Feature

Havana after deadly tornado


HAVANA, JAN 29 — Residents of Cuba’s capital Havana have started cleaning up the city after a deadly tornado killed three people Sunday night.

The tornado, one of the strongest twisters that ever hit Havana, also left 172 people injured and caused extensive damages, including toppled homes and knocked-down power lines across several city districts.
Havana’s 10 de Octubre and San Miguel del Padron are hardest hit boroughs. Residents in the two districts said that it was an unprecedented extreme weather event.

Many said the rumble of the tornado was as loud as the engine of an airplane, and some feared that a military operation or a bombing attack was taking place.

Alexei Arrechera, a resident of San Miguel del Padron’s Luyano neighborhood, said, “These are things that we have only seen in movies. It seemed like we were in a plane hangar surrounded by many aircraft.”
According to local media, Luyano was among the neighborhoods that are most affected, along with Regla, Guanabacoa, Santos Suarez and Chibas, all in the south area of Havana.

“It’s a total disaster in this neighborhood. I am 64 years old and I have never seen anything like it before. In my house the concrete walls fell, the water tanks that were on the roof went flying. It was very strong,” Vicente Perez, who lives in the district of Santos Suarez, told Xinhua,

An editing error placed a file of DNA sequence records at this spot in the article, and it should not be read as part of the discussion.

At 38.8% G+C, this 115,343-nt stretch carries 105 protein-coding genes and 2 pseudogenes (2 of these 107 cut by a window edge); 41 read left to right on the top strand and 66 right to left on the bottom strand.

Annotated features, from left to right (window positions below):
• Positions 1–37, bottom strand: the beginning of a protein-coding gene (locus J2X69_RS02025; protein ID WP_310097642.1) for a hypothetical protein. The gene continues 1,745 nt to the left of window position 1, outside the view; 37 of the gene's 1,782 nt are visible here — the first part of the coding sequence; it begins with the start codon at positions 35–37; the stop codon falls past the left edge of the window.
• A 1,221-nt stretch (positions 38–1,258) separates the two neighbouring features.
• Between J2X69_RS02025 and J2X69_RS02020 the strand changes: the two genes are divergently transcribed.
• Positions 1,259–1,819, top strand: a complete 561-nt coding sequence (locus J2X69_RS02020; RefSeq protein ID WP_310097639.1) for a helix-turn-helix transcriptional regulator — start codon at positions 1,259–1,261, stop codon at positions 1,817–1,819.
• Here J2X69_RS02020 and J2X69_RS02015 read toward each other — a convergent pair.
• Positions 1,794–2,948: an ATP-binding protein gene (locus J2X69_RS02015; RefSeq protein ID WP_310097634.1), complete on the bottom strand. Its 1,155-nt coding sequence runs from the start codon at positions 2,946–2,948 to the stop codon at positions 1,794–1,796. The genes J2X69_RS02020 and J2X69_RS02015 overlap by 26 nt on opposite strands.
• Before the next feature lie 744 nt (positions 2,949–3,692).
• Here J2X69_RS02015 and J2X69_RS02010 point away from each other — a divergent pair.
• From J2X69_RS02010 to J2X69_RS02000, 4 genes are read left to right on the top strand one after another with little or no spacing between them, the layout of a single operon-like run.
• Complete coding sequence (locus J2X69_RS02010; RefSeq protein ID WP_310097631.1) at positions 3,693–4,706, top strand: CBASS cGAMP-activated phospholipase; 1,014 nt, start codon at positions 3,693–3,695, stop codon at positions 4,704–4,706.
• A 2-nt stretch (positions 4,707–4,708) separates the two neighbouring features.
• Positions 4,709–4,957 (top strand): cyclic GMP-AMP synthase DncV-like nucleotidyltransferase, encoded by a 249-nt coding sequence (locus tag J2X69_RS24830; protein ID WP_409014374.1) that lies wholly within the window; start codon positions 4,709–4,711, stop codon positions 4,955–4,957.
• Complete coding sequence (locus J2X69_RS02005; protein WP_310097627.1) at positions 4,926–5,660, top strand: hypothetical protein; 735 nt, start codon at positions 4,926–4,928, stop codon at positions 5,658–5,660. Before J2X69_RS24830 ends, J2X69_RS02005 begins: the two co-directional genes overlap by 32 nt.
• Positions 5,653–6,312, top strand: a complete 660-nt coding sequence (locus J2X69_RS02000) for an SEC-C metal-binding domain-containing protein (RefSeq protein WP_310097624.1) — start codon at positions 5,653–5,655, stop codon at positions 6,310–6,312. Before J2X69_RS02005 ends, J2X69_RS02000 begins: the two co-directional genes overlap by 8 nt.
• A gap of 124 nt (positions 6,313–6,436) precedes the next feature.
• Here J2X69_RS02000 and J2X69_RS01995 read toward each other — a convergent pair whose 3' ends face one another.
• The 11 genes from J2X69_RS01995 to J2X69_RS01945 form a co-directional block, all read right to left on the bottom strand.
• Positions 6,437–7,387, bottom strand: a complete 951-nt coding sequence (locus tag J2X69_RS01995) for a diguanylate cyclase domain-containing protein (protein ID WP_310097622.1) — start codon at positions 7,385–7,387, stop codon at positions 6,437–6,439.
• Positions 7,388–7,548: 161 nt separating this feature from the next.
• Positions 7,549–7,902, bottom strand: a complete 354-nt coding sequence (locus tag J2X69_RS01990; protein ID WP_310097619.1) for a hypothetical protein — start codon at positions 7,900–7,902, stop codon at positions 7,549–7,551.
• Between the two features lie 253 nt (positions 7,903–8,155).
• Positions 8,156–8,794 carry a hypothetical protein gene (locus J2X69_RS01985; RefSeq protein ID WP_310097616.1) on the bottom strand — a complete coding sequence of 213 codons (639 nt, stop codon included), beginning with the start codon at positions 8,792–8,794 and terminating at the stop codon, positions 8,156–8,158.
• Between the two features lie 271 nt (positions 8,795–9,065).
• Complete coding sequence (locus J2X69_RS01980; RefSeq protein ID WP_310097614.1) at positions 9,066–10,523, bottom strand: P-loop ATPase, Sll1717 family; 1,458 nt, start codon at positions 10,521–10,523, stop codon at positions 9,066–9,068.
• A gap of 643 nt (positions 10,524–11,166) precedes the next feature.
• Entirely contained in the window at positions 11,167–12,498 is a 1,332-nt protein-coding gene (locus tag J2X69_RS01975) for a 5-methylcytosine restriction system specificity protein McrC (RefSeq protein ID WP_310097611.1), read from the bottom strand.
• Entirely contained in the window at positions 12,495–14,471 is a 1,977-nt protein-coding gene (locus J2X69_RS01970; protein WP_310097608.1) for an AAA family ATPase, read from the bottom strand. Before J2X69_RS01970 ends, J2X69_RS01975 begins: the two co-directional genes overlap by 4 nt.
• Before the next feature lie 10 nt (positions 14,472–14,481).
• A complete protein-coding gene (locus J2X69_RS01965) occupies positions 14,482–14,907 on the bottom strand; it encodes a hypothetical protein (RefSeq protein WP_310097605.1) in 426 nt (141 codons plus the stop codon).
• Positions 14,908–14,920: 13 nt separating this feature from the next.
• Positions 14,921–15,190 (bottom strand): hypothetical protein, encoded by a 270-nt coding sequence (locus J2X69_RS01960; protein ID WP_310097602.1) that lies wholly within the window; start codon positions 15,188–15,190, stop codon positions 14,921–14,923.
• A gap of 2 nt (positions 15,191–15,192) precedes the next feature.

Despite repeated warnings from the island’s weather institute about the danger of severe storms, residents did not expect such a strong tornado. When it hit Havana, most people were watching a popular talent show that usually airs on Sunday night.

“I was standing at the door and was about to close it to watch the show when all of a sudden there was a cloud of bright red light along with a loud buzz. I thought a plane had crashed, but it never occurred to me it was a tornado,” Rosalidia Sargero said.

Sargero said she had a similar experience 30 years ago, when a smaller tornado whipped through Catalina de Guines, a town in Mayabeque province, some 50 km east of the capital.
Margarita del Pozo, a senior citizen seen walking among the rubble of collapsed homes and damaged vehicles, said the tornado blew the roof off her house.
Cuban officials cut electricity throughout the city as a precaution against the expected storm.

“We had just lost power when the tornado hit. It seemed like an invasion. Suddenly the huge water tanks of the building started flying, the walls collapsed. It was horrible. I’m 69 years old and I’ve been through many hurricanes here and never in my life have I seen anything so horrible,” Del Pozo said.

Cuban President Miguel Diaz-Canel visited the districts of Regla and Guanabacoa and spoke highly of the rapid response of police and rescue workers.
Along with a wind speed at 100 km per hour, the tornado caused heavy rains on Sunday night and coastal flooding, including along Havana’s famous seaside promenade, the Malecon.
Tornadoes are not common in Cuba. The worst in history hit the country’s western town of Bejucal in December 1940. –¬†XINHUA